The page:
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Quantitative risk assessment of baitfish and relevant issues

Jones, J.B.ORCID: 0000-0002-0773-2007 (2000) Quantitative risk assessment of baitfish and relevant issues. In: International Conference on Risk Analysis in Aquatic Animal Health, 8 - 10 February 2000, Paris, France

Abstract

There is a widespread perception that the practice of importing untreated frozen fish for use as bait is a 'high risk' activity. The problem has been that there has been no quantifiable data on which to evaluate that perception. In 1997 the Western Australian Rock Lobster Industry commissioned a quantitative risk assessment, based on OIE principles, to assess the risk posed by bait in rock lobster pots. Several novel approaches were used to quantitatively assess the risk, based on historical patterns of usage. The resulting conclusion was that the risk of introducing disease with rock lobster bait was extremely low, or did not exist at all.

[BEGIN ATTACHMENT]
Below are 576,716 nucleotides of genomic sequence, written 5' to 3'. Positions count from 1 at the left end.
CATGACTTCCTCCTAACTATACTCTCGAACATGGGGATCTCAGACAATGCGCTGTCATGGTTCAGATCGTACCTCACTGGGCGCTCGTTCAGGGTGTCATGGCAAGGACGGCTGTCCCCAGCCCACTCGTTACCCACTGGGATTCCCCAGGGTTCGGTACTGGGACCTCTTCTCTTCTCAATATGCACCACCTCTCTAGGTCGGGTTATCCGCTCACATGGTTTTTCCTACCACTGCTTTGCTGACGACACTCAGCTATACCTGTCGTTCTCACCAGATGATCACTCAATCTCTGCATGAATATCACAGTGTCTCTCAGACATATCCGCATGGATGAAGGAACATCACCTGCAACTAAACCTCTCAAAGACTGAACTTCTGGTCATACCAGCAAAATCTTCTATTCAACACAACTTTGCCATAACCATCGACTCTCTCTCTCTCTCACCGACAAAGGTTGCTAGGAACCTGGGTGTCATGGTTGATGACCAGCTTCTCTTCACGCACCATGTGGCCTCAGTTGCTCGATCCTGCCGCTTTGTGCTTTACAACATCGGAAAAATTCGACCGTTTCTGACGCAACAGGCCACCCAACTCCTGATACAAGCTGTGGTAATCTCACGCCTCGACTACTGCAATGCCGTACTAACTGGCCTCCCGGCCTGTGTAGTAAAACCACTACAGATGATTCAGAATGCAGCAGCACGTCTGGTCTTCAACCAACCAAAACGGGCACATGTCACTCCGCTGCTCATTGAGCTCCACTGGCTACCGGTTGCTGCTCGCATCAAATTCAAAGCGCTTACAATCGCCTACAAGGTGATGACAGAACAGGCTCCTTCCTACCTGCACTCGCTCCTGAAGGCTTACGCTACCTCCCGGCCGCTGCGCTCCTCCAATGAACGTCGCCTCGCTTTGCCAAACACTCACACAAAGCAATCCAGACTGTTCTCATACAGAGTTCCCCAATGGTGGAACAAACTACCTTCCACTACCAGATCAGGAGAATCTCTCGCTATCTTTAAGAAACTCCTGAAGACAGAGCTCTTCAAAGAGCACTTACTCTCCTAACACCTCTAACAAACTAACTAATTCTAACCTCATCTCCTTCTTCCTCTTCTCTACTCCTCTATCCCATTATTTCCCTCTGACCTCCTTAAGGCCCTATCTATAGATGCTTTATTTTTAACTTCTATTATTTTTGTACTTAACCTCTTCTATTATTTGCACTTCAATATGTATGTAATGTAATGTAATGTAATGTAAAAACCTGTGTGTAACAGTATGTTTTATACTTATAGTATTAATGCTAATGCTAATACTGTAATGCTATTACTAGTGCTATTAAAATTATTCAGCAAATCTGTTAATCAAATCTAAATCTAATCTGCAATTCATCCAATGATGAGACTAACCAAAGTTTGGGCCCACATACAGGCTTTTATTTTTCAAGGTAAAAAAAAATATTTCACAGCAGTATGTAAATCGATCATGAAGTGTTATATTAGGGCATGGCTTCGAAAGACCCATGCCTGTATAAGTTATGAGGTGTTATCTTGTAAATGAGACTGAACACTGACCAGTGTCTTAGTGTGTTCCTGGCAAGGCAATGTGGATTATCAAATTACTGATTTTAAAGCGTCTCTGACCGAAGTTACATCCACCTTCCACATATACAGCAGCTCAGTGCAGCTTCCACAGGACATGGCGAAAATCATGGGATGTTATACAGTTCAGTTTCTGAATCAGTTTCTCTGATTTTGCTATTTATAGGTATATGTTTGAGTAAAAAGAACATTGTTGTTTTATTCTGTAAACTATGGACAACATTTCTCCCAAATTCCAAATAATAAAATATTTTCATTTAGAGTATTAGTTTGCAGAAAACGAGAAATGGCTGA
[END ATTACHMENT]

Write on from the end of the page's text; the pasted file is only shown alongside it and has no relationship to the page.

In 1998 the WTO ruled on the Canadian dispute with Australia over salmon. In the Report of the Appellate Body, the definition of risk assessment was explored in detail. Their rulings indicate that risk assessments should be based on a threefold test: Identification of the diseases; evaluation of the likelihood of entry; and evaluation of the effect of SPS measures which might be applied to reduce risk. These were all met in the 1997 report. However, there are serious questions about disease identification in the absence of data and the meaning of "appropriate level of risk". These issues still need to be addressed by the international community.

Item Type: Conference Paper
URI: http://researchrepository.murdoch.edu.au/id/eprint/42870
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